By Ami Chen Mills-Naïm
Most of us hate to be wrong. Being wrong seems like some kind of weakness. It’s embarrassing to be proven wrong. We thought we were so right, convinced we were! And then some new fact, or piece of information punctures our self-righteous bubble.
From my view, one of the best things in life is actually to discover that you’re wrong! Especially in families, we carry thoughts about ourselves and others: “My husband doesn’t really care about me,” “She will never change,” “There is no solution to this,” “My children have too many problems,” “My children are being disrespectful,” “My children are not smart … My children—etc. etc.”
"Willing to be wrong means willing to go into the unknown."
And then there other thoughts, about ourselves: “I am not good enough” … “I am not a good parent” … “I am not a good husband/wife/employee/business owner,” or, “I am not OK. I am not worthy” or “I am not going to be OK.”
What if we are wrong about these thoughts? What if the thought, “My husband (or wife) doesn’t care about me,” has more to do with our own narrow interpretation of events, rather than what is true?
Even if my thought is ostensibly “positive”—about how superior I am (or my family is), the attitude of superiority can render us rigid, constantly looking for ways to prove that we are better than others, unable to truly connect.
What if we are wrong?
What a relief!
What if we are simply in the same boat with all the other human beings around us—sometimes correct, sometimes incorrect—living lives that are often beautiful and loving, and sometimes messy and a bit crazy.
Willing to be wrong means willing to go into the unknown. Perhaps my child appears disrespectful, but why? What is going on inside of him? Perhaps he is just testing a new boundary, growing in a healthy way. If we stop gathering evidence for our own position, we may begin to truly see.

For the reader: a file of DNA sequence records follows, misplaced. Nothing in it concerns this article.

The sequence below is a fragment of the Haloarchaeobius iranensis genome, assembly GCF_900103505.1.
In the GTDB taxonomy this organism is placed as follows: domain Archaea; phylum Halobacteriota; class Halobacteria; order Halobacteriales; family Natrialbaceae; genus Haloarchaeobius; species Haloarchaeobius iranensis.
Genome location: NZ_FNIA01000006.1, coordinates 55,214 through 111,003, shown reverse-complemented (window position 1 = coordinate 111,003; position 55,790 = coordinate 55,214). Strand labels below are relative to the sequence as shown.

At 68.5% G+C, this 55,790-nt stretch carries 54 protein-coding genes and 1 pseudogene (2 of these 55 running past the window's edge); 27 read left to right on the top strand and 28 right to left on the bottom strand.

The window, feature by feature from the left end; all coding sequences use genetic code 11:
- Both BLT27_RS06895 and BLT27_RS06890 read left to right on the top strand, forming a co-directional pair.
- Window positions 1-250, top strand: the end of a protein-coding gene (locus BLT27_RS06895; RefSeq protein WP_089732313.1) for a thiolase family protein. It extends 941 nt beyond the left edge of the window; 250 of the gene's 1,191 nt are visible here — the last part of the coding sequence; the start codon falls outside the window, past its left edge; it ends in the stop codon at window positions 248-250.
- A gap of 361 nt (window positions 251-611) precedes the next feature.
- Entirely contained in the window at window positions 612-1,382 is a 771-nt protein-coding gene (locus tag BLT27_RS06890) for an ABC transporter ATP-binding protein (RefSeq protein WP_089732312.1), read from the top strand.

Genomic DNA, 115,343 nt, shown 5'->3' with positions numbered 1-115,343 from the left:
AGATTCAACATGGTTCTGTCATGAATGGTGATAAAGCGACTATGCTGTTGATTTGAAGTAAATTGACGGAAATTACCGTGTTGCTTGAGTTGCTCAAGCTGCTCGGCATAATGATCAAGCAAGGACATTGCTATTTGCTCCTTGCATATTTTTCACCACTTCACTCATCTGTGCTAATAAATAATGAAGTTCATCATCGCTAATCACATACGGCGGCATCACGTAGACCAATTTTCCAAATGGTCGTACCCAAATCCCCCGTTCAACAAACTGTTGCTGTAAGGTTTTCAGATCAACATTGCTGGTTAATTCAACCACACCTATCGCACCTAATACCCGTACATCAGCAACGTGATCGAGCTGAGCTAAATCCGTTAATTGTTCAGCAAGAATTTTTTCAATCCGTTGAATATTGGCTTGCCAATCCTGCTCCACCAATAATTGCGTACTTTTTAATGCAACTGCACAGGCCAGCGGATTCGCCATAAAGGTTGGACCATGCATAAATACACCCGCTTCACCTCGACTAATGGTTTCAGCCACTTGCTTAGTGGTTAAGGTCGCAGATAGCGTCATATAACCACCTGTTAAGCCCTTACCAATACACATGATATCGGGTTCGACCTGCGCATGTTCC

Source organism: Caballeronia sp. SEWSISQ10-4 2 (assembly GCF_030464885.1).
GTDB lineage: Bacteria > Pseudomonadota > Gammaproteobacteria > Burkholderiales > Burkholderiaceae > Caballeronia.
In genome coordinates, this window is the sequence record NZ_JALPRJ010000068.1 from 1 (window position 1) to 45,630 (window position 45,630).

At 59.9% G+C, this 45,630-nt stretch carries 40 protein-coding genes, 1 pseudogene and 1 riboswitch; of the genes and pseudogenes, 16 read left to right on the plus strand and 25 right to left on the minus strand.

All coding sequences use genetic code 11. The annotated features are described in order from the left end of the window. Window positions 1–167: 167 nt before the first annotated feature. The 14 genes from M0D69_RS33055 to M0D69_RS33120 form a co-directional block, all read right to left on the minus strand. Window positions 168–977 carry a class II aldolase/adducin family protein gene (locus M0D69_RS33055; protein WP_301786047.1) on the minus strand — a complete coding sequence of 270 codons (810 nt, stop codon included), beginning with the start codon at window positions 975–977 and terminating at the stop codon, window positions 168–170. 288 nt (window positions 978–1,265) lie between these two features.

Willing to be wrong means opening up to new possibilities, new thoughts, new insights, new views of life and new solutions to old problems. With a little practice, we can come to enjoy being wrong. Admitting to being wrong means that we have stepped back into learning, and seeing life with new eyes.
So, be happy to be wrong! Be quick to admit the error of your thinking. And you will find that life rewards you with the blessing of seeing and feeling life anew ... again and again.
Ami Chen Mills-Naim is a family & personal well-being coach, and global speaker. She is author of The Spark Inside and State of Mind in the Classroom--now being translated into four languages. She leads a monthly drop-in class in Santa Cruz, at Santa Cruz Yoga, second Saturdays, 1:30-3:30 pm. Next two classes are: this Saturday, July 9 and Aug. 13. See www.AmiChen.com & "Events" for more info about this class, and global events, including coming public retreats and workshops.